The water and sewer system could soon be wireless. That might mean future inception of a few wireless internet hotspots in and around Thomson.
At a Water and Sewer Commission meeting earlier this month, officials approved a study of what it would take to install Supervisory Control And Data Acquisition (SCADA) equipment that would electronically measure and monitor the system through wireless connections.
According to Thomson-McDuffie County Information Technology Director Kelly Evans, SCADA is strong enough to handle several functions, including wireless internet hotspots in the downtown Thomson area, Sweetwater Park and industrial parks.
"Telemetry is specifically for utilities. It is, in that the infrastructure required to manage it is the exact same infrastructure required to do wireless," Mrs. Evans said. "Once you set up that receiving end of it ... then you basically just have to figure out where you want to put your sending side."
Mrs. Evans has asked to couple the burying of the necessary fiber optic cables with the pending Transportation Enhancement Grant work on the downtown Thomson streetscape. She said providing wireless access could be an impetus for economic growth in the area.
Thomson City Administrator Bob Flanders agrees that considering the feasibility of the project is a definite even though nothing solid has been decided.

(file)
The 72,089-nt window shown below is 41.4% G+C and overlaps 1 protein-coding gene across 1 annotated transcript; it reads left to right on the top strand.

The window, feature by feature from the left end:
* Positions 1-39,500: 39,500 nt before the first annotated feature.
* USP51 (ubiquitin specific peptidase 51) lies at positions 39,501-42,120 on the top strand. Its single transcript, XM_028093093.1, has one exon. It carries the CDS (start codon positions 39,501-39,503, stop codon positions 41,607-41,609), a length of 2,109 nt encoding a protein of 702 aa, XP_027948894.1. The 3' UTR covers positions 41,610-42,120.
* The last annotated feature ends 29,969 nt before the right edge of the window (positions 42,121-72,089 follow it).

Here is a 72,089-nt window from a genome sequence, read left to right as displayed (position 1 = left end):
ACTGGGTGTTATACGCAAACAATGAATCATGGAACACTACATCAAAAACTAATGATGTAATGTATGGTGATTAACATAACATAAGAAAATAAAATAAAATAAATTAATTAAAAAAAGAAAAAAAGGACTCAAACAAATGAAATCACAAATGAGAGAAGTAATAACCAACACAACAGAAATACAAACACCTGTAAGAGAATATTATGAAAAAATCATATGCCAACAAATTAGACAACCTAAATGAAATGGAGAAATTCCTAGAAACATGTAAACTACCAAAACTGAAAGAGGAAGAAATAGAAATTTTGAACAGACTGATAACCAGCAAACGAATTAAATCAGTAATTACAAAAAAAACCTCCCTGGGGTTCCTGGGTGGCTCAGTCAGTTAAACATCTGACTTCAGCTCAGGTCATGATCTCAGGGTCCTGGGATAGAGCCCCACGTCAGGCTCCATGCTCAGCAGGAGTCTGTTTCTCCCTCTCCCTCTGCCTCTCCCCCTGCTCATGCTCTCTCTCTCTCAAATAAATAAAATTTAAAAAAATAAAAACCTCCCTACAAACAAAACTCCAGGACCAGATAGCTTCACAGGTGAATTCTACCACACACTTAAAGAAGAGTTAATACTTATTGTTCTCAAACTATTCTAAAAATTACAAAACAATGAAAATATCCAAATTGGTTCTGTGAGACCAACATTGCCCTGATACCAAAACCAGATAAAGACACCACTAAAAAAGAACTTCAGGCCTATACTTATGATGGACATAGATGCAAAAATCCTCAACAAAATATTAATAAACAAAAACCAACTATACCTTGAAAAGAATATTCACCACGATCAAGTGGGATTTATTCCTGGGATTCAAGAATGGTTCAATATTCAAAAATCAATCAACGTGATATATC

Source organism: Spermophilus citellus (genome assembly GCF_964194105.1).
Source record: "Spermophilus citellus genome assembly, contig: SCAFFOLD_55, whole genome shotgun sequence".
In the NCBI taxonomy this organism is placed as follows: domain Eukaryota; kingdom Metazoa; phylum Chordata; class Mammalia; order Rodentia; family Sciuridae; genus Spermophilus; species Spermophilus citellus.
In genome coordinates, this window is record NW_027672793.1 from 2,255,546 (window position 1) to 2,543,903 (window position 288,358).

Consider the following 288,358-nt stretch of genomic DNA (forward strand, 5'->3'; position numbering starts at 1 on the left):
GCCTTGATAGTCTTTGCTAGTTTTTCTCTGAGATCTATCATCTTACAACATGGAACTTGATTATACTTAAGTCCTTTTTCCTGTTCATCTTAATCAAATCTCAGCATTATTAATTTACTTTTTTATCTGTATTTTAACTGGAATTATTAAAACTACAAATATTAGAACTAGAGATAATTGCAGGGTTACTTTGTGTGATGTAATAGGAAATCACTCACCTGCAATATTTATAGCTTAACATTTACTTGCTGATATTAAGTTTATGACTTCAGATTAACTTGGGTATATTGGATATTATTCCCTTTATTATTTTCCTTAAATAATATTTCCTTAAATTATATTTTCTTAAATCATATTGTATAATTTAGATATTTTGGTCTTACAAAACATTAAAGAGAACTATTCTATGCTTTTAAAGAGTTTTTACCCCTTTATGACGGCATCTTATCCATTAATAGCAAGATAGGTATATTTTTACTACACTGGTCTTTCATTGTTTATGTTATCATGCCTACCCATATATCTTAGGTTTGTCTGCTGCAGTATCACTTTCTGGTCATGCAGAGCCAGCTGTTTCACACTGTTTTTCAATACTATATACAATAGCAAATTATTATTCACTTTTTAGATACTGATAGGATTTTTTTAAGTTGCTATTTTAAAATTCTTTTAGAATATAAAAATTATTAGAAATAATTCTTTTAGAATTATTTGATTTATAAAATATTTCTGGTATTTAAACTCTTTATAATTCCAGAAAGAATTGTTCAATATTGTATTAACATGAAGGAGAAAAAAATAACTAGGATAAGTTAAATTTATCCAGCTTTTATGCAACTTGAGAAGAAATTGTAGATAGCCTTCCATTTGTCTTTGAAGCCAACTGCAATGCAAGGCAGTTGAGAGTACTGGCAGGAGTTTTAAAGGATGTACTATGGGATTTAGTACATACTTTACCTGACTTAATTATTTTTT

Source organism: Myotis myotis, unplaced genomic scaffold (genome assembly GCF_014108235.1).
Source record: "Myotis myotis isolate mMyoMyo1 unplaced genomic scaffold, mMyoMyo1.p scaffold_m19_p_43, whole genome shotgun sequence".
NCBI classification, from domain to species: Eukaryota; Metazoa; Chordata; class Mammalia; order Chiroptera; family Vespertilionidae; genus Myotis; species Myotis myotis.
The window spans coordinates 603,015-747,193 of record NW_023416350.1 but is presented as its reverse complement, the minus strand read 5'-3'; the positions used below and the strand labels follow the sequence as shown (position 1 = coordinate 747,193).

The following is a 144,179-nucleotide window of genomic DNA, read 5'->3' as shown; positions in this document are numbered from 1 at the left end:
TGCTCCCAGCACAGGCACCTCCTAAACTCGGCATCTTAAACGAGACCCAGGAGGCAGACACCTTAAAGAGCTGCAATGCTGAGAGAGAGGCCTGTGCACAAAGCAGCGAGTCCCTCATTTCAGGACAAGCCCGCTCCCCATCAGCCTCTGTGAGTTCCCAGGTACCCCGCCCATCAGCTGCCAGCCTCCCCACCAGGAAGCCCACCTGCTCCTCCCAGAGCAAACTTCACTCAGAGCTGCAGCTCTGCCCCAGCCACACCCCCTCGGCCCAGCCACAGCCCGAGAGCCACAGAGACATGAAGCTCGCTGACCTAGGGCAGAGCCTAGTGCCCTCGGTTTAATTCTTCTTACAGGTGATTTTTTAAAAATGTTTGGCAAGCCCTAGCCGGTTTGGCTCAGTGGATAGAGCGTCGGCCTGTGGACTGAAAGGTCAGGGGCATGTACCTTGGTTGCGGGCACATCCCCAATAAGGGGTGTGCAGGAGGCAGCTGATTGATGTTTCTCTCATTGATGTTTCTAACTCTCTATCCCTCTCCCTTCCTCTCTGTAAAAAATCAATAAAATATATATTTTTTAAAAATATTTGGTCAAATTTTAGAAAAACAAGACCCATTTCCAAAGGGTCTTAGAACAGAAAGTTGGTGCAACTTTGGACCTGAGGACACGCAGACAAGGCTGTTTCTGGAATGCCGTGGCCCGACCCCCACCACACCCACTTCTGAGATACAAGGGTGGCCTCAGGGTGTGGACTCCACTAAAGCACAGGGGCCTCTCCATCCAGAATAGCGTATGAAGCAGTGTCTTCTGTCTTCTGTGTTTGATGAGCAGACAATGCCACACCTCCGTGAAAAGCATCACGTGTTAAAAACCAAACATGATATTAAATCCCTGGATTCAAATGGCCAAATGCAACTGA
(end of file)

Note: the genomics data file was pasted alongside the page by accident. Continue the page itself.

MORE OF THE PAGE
"Anything that you can do that gives you at least one more service or one more attraction is probably worth a try if it's not too cost prohibitive," Mr. Flanders said. "If we're able to accomplish this in the context of it not being a huge outlay of cash, then I would be for it."
Mrs. Evans said she is looking into the possibility of receiving grant funding to offset the cost of adding the internet connectivity to the system. She added that it was easier and more cost efficient to install all the components at once rather than come back and add on later.
"I don't know what we're going to do or how we're going to do it, but I do know that we've got a real opportunity," Mrs. Evans said.
The initial need for SCADA has been heightened of late due to the water line connection to Warren County. Currently, employees have to drive from site to site to monitor the system. As service expands, monitoring it all has become increasingly difficult.